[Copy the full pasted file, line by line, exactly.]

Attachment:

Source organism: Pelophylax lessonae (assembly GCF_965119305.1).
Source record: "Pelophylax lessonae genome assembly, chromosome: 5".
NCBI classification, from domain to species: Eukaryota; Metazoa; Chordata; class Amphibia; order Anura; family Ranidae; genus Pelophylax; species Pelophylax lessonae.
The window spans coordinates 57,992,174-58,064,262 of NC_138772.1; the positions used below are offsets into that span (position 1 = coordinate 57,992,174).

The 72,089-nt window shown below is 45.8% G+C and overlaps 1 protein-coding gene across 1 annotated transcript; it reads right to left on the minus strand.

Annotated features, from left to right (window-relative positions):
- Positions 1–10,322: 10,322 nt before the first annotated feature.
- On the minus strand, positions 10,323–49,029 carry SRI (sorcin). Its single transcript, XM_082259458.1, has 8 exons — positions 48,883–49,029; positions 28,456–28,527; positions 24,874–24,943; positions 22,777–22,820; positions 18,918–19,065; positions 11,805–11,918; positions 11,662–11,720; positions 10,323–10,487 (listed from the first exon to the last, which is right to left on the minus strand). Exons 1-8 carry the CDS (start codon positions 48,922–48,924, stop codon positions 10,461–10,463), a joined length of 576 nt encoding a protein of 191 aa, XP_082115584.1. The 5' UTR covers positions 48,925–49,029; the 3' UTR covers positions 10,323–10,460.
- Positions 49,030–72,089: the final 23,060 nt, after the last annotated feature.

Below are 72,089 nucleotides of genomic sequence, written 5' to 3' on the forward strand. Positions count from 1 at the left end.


Source organism: Pelophylax lessonae (assembly GCF_965119305.1).
Source record: "Pelophylax lessonae genome assembly, chromosome: 5".
NCBI classification, from domain to species: Eukaryota; Metazoa; Chordata; class Amphibia; order Anura; family Ranidae; genus Pelophylax; species Pelophylax lessonae.
The window spans coordinates 57,992,174-58,064,262 of NC_138772.1; the positions used below are offsets into that span (position 1 = coordinate 57,992,174).

The 72,089-nt window shown below is 45.8% G+C and overlaps 1 protein-coding gene across 1 annotated transcript; it reads right to left on the minus strand.

Annotated features, from left to right (window-relative positions):
- Positions 1–10,322: 10,322 nt before the first annotated feature.
- On the minus strand, positions 10,323–49,029 carry SRI (sorcin). Its single transcript, XM_082259458.1, has 8 exons — positions 48,883–49,029; positions 28,456–28,527; positions 24,874–24,943; positions 22,777–22,820; positions 18,918–19,065; positions 11,805–11,918; positions 11,662–11,720; positions 10,323–10,487 (listed from the first exon to the last, which is right to left on the minus strand). Exons 1-8 carry the CDS (start codon positions 48,922–48,924, stop codon positions 10,461–10,463), a joined length of 576 nt encoding a protein of 191 aa, XP_082115584.1. The 5' UTR covers positions 48,925–49,029; the 3' UTR covers positions 10,323–10,460.
- Positions 49,030–72,089: the final 23,060 nt, after the last annotated feature.

Below are 72,089 nucleotides of genomic sequence, written 5' to 3' on the forward strand. Positions count from 1 at the left end.